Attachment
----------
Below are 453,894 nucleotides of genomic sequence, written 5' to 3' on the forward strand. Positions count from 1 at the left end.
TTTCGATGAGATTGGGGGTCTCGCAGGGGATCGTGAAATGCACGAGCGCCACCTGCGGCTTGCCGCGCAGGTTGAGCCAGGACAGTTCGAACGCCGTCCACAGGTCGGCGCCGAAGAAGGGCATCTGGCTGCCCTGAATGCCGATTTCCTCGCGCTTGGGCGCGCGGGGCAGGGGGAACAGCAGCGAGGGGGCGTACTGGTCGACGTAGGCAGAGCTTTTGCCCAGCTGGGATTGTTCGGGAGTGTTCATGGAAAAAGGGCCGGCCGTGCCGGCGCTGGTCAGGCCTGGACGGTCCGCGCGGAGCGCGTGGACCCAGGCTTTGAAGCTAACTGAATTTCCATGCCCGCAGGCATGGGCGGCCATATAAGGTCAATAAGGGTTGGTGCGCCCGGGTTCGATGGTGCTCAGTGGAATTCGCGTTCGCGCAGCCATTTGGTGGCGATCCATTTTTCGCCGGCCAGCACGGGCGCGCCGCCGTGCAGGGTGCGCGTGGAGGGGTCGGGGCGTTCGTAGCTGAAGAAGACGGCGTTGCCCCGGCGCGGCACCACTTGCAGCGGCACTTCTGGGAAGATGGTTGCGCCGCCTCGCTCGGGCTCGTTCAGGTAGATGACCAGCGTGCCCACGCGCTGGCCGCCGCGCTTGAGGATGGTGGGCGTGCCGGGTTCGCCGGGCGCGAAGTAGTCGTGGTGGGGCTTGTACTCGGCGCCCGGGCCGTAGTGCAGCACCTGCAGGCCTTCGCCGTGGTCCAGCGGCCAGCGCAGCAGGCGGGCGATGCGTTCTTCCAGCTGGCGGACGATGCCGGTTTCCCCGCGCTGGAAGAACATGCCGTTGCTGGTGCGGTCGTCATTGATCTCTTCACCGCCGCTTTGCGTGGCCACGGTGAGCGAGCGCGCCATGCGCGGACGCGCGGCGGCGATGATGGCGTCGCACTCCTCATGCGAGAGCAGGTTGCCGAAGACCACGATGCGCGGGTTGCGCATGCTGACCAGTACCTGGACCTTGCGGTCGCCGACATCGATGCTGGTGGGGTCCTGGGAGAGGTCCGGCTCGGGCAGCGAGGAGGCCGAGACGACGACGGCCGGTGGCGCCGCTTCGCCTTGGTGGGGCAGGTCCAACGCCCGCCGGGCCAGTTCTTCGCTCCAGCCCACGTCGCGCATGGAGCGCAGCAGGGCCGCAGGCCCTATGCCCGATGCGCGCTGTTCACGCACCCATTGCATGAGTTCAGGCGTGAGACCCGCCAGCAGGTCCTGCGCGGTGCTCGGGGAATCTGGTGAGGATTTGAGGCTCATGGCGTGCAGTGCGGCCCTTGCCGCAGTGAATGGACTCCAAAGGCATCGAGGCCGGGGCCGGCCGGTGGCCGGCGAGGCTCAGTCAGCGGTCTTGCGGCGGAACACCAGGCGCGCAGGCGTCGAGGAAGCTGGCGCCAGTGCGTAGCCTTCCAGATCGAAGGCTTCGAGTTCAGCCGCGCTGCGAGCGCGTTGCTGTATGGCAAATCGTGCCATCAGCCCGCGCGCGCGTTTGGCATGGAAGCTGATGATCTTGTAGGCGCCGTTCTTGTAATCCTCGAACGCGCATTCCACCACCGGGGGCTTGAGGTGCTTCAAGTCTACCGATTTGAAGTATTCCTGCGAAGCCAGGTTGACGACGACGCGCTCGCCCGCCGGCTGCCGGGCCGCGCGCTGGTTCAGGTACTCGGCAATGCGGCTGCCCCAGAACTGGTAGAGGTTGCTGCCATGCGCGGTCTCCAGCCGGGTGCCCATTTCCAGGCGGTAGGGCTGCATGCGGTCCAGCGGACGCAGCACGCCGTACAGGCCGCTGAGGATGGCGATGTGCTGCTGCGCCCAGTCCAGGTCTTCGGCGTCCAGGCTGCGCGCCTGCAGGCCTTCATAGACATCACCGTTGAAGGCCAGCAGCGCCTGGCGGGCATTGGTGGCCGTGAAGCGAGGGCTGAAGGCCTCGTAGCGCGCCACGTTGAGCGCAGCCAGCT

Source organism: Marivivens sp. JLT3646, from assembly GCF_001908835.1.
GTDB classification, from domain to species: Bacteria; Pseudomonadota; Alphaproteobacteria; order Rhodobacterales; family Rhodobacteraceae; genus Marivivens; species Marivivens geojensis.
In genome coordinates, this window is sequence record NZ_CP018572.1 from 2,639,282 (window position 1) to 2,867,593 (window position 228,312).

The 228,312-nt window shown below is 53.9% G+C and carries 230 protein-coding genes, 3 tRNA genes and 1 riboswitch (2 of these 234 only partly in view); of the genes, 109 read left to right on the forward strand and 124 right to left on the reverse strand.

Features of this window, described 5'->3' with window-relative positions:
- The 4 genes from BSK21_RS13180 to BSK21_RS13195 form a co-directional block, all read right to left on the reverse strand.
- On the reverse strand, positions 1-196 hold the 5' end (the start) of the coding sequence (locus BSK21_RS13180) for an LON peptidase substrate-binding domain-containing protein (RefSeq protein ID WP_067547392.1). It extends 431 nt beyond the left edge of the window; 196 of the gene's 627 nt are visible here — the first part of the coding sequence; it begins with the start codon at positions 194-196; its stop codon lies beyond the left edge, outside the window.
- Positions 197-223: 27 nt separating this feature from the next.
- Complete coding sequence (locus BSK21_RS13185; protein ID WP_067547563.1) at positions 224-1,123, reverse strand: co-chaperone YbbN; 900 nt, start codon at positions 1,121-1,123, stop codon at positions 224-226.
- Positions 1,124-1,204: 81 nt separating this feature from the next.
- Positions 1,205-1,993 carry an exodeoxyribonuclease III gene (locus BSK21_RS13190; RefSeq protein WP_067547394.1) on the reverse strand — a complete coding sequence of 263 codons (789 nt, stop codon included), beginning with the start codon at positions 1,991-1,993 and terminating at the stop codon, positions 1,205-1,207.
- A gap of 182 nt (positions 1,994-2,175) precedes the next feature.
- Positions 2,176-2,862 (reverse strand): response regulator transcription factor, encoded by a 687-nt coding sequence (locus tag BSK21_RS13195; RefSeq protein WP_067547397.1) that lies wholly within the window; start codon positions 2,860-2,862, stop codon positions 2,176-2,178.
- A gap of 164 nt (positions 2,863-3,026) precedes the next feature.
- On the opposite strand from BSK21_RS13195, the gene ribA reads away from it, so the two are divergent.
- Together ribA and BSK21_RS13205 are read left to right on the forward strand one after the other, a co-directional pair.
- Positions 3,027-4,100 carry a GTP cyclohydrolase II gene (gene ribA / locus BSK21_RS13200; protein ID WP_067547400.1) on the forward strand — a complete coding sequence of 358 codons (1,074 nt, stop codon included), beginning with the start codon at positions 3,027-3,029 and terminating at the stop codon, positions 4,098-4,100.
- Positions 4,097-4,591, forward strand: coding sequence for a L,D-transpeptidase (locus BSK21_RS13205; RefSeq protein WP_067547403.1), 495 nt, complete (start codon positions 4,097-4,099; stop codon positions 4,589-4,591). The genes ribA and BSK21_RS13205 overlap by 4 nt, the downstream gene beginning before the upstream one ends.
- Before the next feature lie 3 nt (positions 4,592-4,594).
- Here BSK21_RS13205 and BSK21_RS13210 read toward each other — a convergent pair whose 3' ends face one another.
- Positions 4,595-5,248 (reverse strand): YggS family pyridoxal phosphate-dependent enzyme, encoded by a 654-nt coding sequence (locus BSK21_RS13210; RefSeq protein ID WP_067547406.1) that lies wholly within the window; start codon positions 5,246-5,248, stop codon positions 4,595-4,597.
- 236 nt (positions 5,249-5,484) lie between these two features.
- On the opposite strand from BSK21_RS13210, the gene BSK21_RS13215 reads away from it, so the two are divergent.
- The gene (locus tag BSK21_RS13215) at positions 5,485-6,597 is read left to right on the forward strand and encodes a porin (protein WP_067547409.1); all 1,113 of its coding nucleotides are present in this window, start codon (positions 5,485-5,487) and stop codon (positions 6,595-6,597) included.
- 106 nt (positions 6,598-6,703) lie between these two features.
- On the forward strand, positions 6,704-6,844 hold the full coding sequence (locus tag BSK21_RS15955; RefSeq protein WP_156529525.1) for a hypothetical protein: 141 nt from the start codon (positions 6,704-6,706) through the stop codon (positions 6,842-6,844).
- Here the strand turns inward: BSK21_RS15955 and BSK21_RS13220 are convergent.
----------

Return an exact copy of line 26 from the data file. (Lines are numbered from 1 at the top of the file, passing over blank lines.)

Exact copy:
- The gene (locus tag BSK21_RS13215) at positions 5,485-6,597 is read left to right on the forward strand and encodes a porin (protein WP_067547409.1); all 1,113 of its coding nucleotides are present in this window, start codon (positions 5,485-5,487) and stop codon (positions 6,595-6,597) included.